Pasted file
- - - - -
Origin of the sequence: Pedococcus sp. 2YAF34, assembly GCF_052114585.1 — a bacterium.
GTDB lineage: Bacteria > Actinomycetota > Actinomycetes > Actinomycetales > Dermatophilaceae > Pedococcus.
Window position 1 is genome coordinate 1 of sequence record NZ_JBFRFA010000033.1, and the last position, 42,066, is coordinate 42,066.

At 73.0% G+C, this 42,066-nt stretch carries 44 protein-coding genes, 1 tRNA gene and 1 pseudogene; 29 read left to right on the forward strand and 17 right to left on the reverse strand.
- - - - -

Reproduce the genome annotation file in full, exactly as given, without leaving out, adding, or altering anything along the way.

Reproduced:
Origin of the sequence: Pedococcus sp. 2YAF34, assembly GCF_052114585.1 — a bacterium.
GTDB lineage: Bacteria > Actinomycetota > Actinomycetes > Actinomycetales > Dermatophilaceae > Pedococcus.
Window position 1 is genome coordinate 1 of sequence record NZ_JBFRFA010000033.1, and the last position, 42,066, is coordinate 42,066.

At 73.0% G+C, this 42,066-nt stretch carries 44 protein-coding genes, 1 tRNA gene and 1 pseudogene; 29 read left to right on the forward strand and 17 right to left on the reverse strand.